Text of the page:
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How it feels to reject

I asked someone if he had ever rejected a woman before.

"Yes, years ago," he said. "I was sixteen. This girl named Barbara was after me. She thought we had something going. I never thought that. I never even kissed her. She saw me with another girl and got very mad."

Did he feel remorse or guilt?

"No," he said. "I didn't feel anything for her. It was so long ago. She was fat, ugly and stupid. Not my type."

But he still remembered her name.

Ah! If she were slender, pretty, and smart --- his type --- would he have rejected her? Probably not. And if he did, would he have felt guilty or regretful? If he cared at all about her, then perhaps he would have felt some regret. Otherwise, it would have been too easy to let go and just forget about it.

This conversation reminded me of all those times I rejected friendly advances of well-meaning gentlemen. If I weren't physically attracted to them or in want of a romantic relationship, no matter how much I enjoyed their company, I would not want to encourage them. I didn't feel guilty if they understood my rejection and became my friends.

However, the few I did care for but had to reject for different reasons, I am left wondering whether I'd ever get closure. By closure, I mean, a peace of mind and a freedom to move forward in my life.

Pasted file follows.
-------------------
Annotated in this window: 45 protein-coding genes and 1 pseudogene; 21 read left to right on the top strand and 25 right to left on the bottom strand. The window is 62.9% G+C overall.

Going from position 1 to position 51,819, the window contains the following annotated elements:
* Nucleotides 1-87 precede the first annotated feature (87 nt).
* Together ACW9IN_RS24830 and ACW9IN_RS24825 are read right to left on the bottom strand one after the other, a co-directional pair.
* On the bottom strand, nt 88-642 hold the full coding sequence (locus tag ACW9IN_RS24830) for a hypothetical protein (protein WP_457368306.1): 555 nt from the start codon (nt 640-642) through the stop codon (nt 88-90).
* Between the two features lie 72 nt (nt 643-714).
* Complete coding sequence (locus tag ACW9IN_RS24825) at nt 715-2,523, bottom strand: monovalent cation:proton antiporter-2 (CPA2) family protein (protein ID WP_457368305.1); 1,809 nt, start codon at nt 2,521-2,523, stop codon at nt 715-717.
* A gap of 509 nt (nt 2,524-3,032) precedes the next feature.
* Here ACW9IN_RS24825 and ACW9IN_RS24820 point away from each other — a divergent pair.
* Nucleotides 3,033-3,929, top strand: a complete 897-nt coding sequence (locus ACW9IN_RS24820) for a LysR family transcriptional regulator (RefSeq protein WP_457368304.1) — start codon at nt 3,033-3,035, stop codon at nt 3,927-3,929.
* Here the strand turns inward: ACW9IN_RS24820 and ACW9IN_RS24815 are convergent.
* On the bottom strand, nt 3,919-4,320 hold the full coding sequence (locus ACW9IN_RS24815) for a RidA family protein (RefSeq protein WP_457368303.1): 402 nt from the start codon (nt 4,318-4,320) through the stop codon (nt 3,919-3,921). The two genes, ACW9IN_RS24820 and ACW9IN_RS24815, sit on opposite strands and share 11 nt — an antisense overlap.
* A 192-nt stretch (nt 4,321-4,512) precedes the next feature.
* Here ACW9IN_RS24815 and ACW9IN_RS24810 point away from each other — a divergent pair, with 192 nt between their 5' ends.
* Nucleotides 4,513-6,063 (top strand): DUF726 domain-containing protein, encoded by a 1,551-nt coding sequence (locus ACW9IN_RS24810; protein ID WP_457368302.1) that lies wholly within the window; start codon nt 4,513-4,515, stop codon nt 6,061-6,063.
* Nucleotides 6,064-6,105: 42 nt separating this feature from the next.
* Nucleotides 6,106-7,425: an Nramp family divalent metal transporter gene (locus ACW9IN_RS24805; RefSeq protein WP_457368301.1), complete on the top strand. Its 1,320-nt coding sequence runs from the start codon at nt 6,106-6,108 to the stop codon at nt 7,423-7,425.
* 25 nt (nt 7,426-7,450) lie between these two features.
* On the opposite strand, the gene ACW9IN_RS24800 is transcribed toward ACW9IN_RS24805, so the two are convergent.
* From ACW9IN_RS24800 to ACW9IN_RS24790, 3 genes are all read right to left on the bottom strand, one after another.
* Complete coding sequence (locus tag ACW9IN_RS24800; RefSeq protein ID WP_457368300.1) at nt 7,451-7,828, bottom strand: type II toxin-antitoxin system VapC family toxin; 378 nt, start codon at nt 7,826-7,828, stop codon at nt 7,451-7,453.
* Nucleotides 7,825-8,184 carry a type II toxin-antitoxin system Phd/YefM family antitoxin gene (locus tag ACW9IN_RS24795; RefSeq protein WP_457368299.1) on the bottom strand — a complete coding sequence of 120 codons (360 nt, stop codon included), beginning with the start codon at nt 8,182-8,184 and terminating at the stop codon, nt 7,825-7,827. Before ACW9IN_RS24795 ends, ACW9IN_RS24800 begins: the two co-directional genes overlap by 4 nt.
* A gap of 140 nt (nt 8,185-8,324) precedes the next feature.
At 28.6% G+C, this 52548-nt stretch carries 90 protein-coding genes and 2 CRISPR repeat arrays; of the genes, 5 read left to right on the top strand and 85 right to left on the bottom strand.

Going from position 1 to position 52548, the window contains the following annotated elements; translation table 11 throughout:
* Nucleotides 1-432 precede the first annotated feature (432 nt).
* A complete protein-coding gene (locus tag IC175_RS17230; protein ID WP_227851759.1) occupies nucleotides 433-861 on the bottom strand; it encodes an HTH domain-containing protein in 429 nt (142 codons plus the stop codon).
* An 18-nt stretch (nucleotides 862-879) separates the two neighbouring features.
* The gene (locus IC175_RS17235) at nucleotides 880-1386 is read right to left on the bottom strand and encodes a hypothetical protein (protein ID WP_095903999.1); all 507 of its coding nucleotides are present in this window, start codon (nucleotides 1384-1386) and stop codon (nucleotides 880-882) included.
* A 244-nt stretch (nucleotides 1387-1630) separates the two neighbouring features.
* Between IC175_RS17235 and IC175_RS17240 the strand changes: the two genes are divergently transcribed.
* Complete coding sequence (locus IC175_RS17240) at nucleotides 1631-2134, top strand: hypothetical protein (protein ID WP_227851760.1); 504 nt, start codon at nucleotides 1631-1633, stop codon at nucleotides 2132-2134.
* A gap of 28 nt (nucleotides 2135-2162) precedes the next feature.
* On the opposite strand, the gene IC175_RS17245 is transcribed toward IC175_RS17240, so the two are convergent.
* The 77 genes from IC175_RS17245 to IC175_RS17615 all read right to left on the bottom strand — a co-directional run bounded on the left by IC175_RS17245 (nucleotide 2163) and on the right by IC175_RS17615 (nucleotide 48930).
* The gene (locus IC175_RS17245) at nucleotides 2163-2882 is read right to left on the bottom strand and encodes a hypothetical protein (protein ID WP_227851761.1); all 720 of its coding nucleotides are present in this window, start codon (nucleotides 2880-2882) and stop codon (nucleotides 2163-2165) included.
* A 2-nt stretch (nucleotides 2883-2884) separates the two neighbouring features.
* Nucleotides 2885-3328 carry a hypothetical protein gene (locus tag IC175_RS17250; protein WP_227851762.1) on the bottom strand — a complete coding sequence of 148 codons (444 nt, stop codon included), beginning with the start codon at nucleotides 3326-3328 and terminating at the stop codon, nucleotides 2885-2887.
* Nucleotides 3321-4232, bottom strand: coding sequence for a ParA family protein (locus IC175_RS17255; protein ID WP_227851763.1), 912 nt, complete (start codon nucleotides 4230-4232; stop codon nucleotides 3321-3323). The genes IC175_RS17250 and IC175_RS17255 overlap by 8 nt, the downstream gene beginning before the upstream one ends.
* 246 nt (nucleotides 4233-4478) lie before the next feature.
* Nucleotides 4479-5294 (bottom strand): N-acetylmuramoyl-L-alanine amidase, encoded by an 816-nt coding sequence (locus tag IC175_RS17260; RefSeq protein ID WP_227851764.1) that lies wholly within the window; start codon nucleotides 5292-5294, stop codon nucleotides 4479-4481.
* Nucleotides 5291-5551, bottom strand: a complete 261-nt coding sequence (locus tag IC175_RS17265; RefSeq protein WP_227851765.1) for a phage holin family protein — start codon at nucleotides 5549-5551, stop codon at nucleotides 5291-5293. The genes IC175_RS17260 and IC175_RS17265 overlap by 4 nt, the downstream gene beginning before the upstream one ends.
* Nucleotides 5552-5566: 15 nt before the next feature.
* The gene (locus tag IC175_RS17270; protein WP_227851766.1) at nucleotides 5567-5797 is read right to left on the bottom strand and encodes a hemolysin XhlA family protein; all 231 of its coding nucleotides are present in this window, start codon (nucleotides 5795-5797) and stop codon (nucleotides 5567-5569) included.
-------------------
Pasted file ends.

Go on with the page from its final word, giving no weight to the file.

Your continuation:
Unless the rejected understood the reasons I had to say no, I can't be entirely sure he has forgiven me for rejecting him. Forgiveness from the rejected requires first an apology by the rejecter.

The Dutch word for apology verontschuldiging consists of two words - ont and schuldig, which mean respectively UN and GUILT. It means literally "a plea to take away the guilt." Only when you apologise will you be able to remove your feelings of guilt. If your apology isn't understood or accepted, however, you will continue to roam the barren earth as a tortured soul.

30 May 2004 Sunday

Related entries & links:
Dealing with rejection
I wonder why - a poem about unanswered love
Woman - poem
People with big egos have a difficult time being rejected. They think it's a personal blow to their existence as a human being.
Take the slender, pretty, and smart girl, for example. If someone were to reject her, she may conclude that she is a bad person or that there's something rotten inside of her. It couldn't be because she was unattractive. Unless of course, she is confident enough to conclude that the rejecter is defective.
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Anne Ku at Ilp in May 2001
Anne Ku

writes about her travels, conversations, thoughts, events, music, and anything else that is interesting enough to fill a web page.
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